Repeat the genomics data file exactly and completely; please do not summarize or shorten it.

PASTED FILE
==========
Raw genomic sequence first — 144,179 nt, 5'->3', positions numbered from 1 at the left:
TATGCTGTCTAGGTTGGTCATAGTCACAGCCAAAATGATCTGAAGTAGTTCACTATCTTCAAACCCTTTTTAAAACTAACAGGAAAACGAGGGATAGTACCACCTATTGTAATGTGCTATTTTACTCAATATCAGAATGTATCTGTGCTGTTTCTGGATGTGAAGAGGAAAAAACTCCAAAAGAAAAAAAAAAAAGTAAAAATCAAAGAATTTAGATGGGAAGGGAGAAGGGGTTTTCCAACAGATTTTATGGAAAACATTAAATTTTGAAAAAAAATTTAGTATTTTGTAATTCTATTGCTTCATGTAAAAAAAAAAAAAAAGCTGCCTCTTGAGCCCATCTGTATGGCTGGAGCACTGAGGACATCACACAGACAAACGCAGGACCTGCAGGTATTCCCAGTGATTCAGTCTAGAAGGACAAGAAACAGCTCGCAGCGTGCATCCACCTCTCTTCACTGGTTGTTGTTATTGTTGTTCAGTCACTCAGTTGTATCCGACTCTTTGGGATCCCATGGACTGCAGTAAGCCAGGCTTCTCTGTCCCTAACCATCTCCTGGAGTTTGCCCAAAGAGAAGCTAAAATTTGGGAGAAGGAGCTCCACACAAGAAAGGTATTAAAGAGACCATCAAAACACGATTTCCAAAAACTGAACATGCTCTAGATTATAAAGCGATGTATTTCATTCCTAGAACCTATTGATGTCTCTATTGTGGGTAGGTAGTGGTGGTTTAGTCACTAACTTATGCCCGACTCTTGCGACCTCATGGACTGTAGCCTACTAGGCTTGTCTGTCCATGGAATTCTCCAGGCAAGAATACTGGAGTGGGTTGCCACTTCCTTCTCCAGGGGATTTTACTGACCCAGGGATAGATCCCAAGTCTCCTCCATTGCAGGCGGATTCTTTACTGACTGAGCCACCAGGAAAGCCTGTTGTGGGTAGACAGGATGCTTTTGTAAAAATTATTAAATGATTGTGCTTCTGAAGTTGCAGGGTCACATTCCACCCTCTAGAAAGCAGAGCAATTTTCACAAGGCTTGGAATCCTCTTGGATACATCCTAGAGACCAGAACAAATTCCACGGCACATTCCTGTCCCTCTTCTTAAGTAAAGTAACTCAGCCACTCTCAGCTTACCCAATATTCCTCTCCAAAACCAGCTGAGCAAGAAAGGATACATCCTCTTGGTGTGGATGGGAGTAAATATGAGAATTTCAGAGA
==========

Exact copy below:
Raw genomic sequence first — 144,179 nt, 5'->3', positions numbered from 1 at the left:
TATGCTGTCTAGGTTGGTCATAGTCACAGCCAAAATGATCTGAAGTAGTTCACTATCTTCAAACCCTTTTTAAAACTAACAGGAAAACGAGGGATAGTACCACCTATTGTAATGTGCTATTTTACTCAATATCAGAATGTATCTGTGCTGTTTCTGGATGTGAAGAGGAAAAAACTCCAAAAGAAAAAAAAAAAAGTAAAAATCAAAGAATTTAGATGGGAAGGGAGAAGGGGTTTTCCAACAGATTTTATGGAAAACATTAAATTTTGAAAAAAAATTTAGTATTTTGTAATTCTATTGCTTCATGTAAAAAAAAAAAAAAAGCTGCCTCTTGAGCCCATCTGTATGGCTGGAGCACTGAGGACATCACACAGACAAACGCAGGACCTGCAGGTATTCCCAGTGATTCAGTCTAGAAGGACAAGAAACAGCTCGCAGCGTGCATCCACCTCTCTTCACTGGTTGTTGTTATTGTTGTTCAGTCACTCAGTTGTATCCGACTCTTTGGGATCCCATGGACTGCAGTAAGCCAGGCTTCTCTGTCCCTAACCATCTCCTGGAGTTTGCCCAAAGAGAAGCTAAAATTTGGGAGAAGGAGCTCCACACAAGAAAGGTATTAAAGAGACCATCAAAACACGATTTCCAAAAACTGAACATGCTCTAGATTATAAAGCGATGTATTTCATTCCTAGAACCTATTGATGTCTCTATTGTGGGTAGGTAGTGGTGGTTTAGTCACTAACTTATGCCCGACTCTTGCGACCTCATGGACTGTAGCCTACTAGGCTTGTCTGTCCATGGAATTCTCCAGGCAAGAATACTGGAGTGGGTTGCCACTTCCTTCTCCAGGGGATTTTACTGACCCAGGGATAGATCCCAAGTCTCCTCCATTGCAGGCGGATTCTTTACTGACTGAGCCACCAGGAAAGCCTGTTGTGGGTAGACAGGATGCTTTTGTAAAAATTATTAAATGATTGTGCTTCTGAAGTTGCAGGGTCACATTCCACCCTCTAGAAAGCAGAGCAATTTTCACAAGGCTTGGAATCCTCTTGGATACATCCTAGAGACCAGAACAAATTCCACGGCACATTCCTGTCCCTCTTCTTAAGTAAAGTAACTCAGCCACTCTCAGCTTACCCAATATTCCTCTCCAAAACCAGCTGAGCAAGAAAGGATACATCCTCTTGGTGTGGATGGGAGTAAATATGAGAATTTCAGAGA